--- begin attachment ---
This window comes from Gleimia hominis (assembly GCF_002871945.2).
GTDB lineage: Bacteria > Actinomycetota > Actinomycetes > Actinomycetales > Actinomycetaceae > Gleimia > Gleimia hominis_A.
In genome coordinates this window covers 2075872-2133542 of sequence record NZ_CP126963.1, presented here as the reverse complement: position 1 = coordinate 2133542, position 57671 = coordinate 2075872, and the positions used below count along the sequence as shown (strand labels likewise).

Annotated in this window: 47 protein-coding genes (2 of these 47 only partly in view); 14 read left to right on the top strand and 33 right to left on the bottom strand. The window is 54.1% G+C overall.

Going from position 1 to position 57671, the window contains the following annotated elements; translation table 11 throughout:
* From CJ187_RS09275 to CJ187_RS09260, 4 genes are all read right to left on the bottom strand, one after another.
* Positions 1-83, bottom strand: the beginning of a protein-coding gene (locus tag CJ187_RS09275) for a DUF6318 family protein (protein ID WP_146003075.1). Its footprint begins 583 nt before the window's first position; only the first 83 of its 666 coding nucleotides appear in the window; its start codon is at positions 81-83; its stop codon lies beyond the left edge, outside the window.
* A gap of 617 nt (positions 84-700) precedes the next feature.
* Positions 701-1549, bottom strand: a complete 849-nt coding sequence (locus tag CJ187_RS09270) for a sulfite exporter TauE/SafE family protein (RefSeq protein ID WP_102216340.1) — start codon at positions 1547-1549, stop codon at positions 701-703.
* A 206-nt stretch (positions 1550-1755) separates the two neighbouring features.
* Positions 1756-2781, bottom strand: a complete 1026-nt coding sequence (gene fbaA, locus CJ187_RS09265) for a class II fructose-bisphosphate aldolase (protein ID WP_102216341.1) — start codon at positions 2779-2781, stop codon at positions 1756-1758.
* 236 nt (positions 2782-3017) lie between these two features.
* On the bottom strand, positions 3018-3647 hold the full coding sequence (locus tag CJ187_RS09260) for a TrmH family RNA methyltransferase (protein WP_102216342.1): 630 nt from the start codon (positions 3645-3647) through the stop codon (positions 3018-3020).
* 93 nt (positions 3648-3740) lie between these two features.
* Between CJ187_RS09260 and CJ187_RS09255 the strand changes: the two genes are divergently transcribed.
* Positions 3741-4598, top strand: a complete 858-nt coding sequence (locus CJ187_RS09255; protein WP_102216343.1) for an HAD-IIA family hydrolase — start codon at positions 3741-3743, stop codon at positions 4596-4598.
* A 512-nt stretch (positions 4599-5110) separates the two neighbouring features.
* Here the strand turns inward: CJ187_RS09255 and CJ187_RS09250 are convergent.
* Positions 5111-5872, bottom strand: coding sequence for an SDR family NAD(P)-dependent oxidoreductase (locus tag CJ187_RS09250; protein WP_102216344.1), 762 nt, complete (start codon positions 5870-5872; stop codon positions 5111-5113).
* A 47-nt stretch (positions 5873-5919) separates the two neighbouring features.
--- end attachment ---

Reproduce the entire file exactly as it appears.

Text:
This window comes from Gleimia hominis (assembly GCF_002871945.2).
GTDB lineage: Bacteria > Actinomycetota > Actinomycetes > Actinomycetales > Actinomycetaceae > Gleimia > Gleimia hominis_A.
In genome coordinates this window covers 2075872-2133542 of sequence record NZ_CP126963.1, presented here as the reverse complement: position 1 = coordinate 2133542, position 57671 = coordinate 2075872, and the positions used below count along the sequence as shown (strand labels likewise).

Annotated in this window: 47 protein-coding genes (2 of these 47 only partly in view); 14 read left to right on the top strand and 33 right to left on the bottom strand. The window is 54.1% G+C overall.

Going from position 1 to position 57671, the window contains the following annotated elements; translation table 11 throughout:
* From CJ187_RS09275 to CJ187_RS09260, 4 genes are all read right to left on the bottom strand, one after another.
* Positions 1-83, bottom strand: the beginning of a protein-coding gene (locus tag CJ187_RS09275) for a DUF6318 family protein (protein ID WP_146003075.1). Its footprint begins 583 nt before the window's first position; only the first 83 of its 666 coding nucleotides appear in the window; its start codon is at positions 81-83; its stop codon lies beyond the left edge, outside the window.
* A gap of 617 nt (positions 84-700) precedes the next feature.
* Positions 701-1549, bottom strand: a complete 849-nt coding sequence (locus tag CJ187_RS09270) for a sulfite exporter TauE/SafE family protein (RefSeq protein ID WP_102216340.1) — start codon at positions 1547-1549, stop codon at positions 701-703.
* A 206-nt stretch (positions 1550-1755) separates the two neighbouring features.
* Positions 1756-2781, bottom strand: a complete 1026-nt coding sequence (gene fbaA, locus CJ187_RS09265) for a class II fructose-bisphosphate aldolase (protein ID WP_102216341.1) — start codon at positions 2779-2781, stop codon at positions 1756-1758.
* 236 nt (positions 2782-3017) lie between these two features.
* On the bottom strand, positions 3018-3647 hold the full coding sequence (locus tag CJ187_RS09260) for a TrmH family RNA methyltransferase (protein WP_102216342.1): 630 nt from the start codon (positions 3645-3647) through the stop codon (positions 3018-3020).
* 93 nt (positions 3648-3740) lie between these two features.
* Between CJ187_RS09260 and CJ187_RS09255 the strand changes: the two genes are divergently transcribed.
* Positions 3741-4598, top strand: a complete 858-nt coding sequence (locus CJ187_RS09255; protein WP_102216343.1) for an HAD-IIA family hydrolase — start codon at positions 3741-3743, stop codon at positions 4596-4598.
* A 512-nt stretch (positions 4599-5110) separates the two neighbouring features.
* Here the strand turns inward: CJ187_RS09255 and CJ187_RS09250 are convergent.
* Positions 5111-5872, bottom strand: coding sequence for an SDR family NAD(P)-dependent oxidoreductase (locus tag CJ187_RS09250; protein WP_102216344.1), 762 nt, complete (start codon positions 5870-5872; stop codon positions 5111-5113).
* A 47-nt stretch (positions 5873-5919) separates the two neighbouring features.